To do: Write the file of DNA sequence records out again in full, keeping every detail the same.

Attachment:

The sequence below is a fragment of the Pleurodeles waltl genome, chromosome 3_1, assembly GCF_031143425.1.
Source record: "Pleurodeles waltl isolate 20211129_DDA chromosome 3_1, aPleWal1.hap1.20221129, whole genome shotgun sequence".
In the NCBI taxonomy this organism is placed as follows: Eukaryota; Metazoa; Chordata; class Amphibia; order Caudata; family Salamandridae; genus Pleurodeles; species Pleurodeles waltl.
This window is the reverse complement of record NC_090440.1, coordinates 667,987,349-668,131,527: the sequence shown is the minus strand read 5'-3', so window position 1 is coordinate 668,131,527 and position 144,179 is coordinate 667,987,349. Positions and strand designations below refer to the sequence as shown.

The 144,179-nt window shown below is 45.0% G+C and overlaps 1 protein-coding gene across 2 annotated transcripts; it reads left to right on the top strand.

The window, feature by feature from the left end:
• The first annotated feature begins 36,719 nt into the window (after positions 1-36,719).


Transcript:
The sequence below is a fragment of the Pleurodeles waltl genome, chromosome 3_1, assembly GCF_031143425.1.
Source record: "Pleurodeles waltl isolate 20211129_DDA chromosome 3_1, aPleWal1.hap1.20221129, whole genome shotgun sequence".
In the NCBI taxonomy this organism is placed as follows: Eukaryota; Metazoa; Chordata; class Amphibia; order Caudata; family Salamandridae; genus Pleurodeles; species Pleurodeles waltl.
This window is the reverse complement of record NC_090440.1, coordinates 667,987,349-668,131,527: the sequence shown is the minus strand read 5'-3', so window position 1 is coordinate 668,131,527 and position 144,179 is coordinate 667,987,349. Positions and strand designations below refer to the sequence as shown.

The 144,179-nt window shown below is 45.0% G+C and overlaps 1 protein-coding gene across 2 annotated transcripts; it reads left to right on the top strand.

The window, feature by feature from the left end:
• The first annotated feature begins 36,719 nt into the window (after positions 1-36,719).